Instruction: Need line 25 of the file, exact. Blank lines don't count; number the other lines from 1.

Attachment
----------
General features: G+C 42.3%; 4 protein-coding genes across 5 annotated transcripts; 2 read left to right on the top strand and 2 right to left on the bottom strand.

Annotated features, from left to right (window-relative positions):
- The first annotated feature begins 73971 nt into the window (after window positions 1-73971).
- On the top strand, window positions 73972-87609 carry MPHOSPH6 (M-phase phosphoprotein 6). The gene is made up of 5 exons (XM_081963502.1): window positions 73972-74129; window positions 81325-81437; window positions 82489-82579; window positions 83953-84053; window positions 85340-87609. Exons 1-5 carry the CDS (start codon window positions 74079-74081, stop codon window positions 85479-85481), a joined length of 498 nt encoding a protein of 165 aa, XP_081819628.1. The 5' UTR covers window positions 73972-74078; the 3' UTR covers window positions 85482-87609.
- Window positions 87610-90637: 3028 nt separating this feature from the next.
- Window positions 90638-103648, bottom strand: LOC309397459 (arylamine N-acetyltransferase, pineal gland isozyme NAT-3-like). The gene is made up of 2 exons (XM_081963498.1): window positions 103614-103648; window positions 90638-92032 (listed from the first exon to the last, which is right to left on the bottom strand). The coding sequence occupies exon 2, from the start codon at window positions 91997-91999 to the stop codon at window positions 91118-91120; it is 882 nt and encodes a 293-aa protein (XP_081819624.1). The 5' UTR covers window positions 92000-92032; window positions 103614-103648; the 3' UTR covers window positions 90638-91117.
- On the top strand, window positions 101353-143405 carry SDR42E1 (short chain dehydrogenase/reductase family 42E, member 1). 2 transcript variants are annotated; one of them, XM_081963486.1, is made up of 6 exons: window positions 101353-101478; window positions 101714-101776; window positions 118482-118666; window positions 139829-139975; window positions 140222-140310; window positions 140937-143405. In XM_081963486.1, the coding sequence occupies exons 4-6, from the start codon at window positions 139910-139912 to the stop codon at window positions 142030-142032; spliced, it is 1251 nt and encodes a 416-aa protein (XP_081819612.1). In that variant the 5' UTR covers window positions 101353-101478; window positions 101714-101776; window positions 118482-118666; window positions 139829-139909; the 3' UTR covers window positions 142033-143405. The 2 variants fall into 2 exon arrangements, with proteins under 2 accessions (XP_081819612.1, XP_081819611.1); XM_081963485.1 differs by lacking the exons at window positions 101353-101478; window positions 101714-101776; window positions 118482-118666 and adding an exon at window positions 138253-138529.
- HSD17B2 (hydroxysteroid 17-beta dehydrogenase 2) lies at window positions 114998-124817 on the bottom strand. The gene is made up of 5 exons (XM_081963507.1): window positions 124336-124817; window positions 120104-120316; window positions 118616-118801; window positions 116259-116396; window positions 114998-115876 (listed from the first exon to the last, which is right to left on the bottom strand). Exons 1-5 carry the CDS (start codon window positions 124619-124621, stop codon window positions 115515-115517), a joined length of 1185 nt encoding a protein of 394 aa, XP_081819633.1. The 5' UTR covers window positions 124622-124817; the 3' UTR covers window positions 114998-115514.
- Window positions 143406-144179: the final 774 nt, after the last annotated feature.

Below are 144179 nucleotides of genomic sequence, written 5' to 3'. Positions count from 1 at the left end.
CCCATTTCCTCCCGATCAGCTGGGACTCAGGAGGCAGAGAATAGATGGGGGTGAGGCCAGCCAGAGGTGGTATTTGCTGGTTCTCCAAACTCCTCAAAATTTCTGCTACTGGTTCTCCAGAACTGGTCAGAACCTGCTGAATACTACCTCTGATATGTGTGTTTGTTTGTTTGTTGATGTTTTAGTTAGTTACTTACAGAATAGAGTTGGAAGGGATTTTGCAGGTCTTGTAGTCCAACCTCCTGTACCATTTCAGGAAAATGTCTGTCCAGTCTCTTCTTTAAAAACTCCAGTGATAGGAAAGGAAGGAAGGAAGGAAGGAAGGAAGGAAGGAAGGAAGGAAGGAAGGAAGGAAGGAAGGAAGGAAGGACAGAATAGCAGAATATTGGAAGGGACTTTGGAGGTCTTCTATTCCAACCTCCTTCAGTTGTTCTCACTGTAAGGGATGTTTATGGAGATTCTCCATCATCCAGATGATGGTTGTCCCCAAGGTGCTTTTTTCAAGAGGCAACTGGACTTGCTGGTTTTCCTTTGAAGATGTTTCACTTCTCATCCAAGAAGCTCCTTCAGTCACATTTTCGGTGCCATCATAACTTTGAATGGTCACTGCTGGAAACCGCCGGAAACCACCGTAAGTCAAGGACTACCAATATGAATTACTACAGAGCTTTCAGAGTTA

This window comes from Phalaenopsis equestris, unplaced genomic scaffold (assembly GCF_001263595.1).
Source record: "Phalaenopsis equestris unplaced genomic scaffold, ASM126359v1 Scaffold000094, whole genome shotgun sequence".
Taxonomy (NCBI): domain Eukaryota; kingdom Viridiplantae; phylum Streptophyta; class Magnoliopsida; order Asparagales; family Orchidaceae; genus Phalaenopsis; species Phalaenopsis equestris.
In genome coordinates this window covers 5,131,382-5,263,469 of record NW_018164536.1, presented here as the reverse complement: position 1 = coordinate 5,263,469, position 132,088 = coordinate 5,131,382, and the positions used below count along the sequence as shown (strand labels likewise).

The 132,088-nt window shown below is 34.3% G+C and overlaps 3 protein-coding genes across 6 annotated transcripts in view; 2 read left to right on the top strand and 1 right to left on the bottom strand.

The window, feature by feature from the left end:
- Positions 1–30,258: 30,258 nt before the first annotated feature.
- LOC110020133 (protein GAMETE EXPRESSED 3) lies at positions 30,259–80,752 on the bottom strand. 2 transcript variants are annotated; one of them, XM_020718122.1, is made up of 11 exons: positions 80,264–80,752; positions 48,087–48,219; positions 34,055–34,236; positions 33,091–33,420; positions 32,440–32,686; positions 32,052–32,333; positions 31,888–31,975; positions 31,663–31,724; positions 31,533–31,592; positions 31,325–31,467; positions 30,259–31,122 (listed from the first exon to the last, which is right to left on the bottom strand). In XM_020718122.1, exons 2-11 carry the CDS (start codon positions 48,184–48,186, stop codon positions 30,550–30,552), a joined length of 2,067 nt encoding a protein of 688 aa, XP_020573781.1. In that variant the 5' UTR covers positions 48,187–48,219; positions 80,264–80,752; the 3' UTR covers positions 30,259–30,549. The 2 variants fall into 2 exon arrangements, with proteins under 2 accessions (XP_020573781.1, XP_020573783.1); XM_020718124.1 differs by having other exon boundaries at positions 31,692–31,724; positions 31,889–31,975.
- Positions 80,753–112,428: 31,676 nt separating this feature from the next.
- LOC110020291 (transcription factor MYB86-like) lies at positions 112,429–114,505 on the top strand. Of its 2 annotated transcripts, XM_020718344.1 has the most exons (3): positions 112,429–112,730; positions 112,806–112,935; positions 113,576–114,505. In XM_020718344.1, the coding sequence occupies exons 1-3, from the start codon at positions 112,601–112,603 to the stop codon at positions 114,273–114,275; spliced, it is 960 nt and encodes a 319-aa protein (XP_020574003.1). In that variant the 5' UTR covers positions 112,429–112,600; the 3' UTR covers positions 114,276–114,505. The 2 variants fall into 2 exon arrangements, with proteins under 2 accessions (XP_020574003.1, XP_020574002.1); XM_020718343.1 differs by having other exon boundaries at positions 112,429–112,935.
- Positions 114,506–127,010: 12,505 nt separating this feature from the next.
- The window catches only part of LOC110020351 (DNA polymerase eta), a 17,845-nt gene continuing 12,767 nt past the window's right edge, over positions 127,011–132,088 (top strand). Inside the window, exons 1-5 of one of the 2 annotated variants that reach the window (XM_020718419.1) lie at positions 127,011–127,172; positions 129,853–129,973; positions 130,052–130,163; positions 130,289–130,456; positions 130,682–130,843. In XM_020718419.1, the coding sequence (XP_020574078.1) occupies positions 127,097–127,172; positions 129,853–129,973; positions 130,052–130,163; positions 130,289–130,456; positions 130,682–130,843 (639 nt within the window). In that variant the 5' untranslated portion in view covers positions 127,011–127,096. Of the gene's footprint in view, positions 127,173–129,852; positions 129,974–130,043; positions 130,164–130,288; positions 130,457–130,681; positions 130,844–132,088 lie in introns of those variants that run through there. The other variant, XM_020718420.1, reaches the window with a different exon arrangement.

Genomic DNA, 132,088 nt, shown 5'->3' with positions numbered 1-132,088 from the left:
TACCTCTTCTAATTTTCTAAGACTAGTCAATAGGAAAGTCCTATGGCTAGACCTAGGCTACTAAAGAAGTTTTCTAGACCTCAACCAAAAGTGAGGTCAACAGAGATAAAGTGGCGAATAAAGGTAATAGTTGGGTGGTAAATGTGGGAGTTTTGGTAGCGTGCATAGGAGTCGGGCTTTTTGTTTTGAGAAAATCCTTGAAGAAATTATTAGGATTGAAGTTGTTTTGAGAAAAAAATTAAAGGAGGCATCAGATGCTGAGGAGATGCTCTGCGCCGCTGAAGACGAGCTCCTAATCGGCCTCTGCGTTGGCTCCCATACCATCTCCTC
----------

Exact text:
TACCTCTTCTAATTTTCTAAGACTAGTCAATAGGAAAGTCCTATGGCTAGACCTAGGCTACTAAAGAAGTTTTCTAGACCTCAACCAAAAGTGAGGTCAACAGAGATAAAGTGGCGAATAAAGGTAATAGTTGGGTGGTAAATGTGGGAGTTTTGGTAGCGTGCATAGGAGTCGGGCTTTTTGTTTTGAGAAAATCCTTGAAGAAATTATTAGGATTGAAGTTGTTTTGAGAAAAAAATTAAAGGAGGCATCAGATGCTGAGGAGATGCTCTGCGCCGCTGAAGACGAGCTCCTAATCGGCCTCTGCGTTGGCTCCCATACCATCTCCTC